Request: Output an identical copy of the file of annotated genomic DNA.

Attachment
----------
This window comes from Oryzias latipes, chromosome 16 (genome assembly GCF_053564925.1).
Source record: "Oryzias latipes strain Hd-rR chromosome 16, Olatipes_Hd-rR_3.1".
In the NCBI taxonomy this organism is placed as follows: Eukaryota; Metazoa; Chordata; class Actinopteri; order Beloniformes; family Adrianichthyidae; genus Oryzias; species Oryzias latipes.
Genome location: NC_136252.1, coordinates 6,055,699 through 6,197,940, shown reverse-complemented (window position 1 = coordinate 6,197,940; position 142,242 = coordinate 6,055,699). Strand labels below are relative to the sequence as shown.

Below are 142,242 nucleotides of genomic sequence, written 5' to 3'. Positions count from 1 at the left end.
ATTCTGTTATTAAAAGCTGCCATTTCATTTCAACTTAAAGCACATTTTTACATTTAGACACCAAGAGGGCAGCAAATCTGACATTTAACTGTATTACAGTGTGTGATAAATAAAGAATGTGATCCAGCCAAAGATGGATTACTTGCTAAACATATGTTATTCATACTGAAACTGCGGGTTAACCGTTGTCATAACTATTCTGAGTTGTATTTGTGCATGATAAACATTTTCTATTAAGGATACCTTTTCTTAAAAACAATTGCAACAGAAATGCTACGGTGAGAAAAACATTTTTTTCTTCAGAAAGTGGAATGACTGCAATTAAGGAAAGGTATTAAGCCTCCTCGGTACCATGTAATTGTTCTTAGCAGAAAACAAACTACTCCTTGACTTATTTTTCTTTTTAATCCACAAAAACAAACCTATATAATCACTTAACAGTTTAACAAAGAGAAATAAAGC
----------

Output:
This window comes from Oryzias latipes, chromosome 16 (genome assembly GCF_053564925.1).
Source record: "Oryzias latipes strain Hd-rR chromosome 16, Olatipes_Hd-rR_3.1".
In the NCBI taxonomy this organism is placed as follows: Eukaryota; Metazoa; Chordata; class Actinopteri; order Beloniformes; family Adrianichthyidae; genus Oryzias; species Oryzias latipes.
Genome location: NC_136252.1, coordinates 6,055,699 through 6,197,940, shown reverse-complemented (window position 1 = coordinate 6,197,940; position 142,242 = coordinate 6,055,699). Strand labels below are relative to the sequence as shown.

Below are 142,242 nucleotides of genomic sequence, written 5' to 3'. Positions count from 1 at the left end.
ATTCTGTTATTAAAAGCTGCCATTTCATTTCAACTTAAAGCACATTTTTACATTTAGACACCAAGAGGGCAGCAAATCTGACATTTAACTGTATTACAGTGTGTGATAAATAAAGAATGTGATCCAGCCAAAGATGGATTACTTGCTAAACATATGTTATTCATACTGAAACTGCGGGTTAACCGTTGTCATAACTATTCTGAGTTGTATTTGTGCATGATAAACATTTTCTATTAAGGATACCTTTTCTTAAAAACAATTGCAACAGAAATGCTACGGTGAGAAAAACATTTTTTTCTTCAGAAAGTGGAATGACTGCAATTAAGGAAAGGTATTAAGCCTCCTCGGTACCATGTAATTGTTCTTAGCAGAAAACAAACTACTCCTTGACTTATTTTTCTTTTTAATCCACAAAAACAAACCTATATAATCACTTAACAGTTTAACAAAGAGAAATAAAGC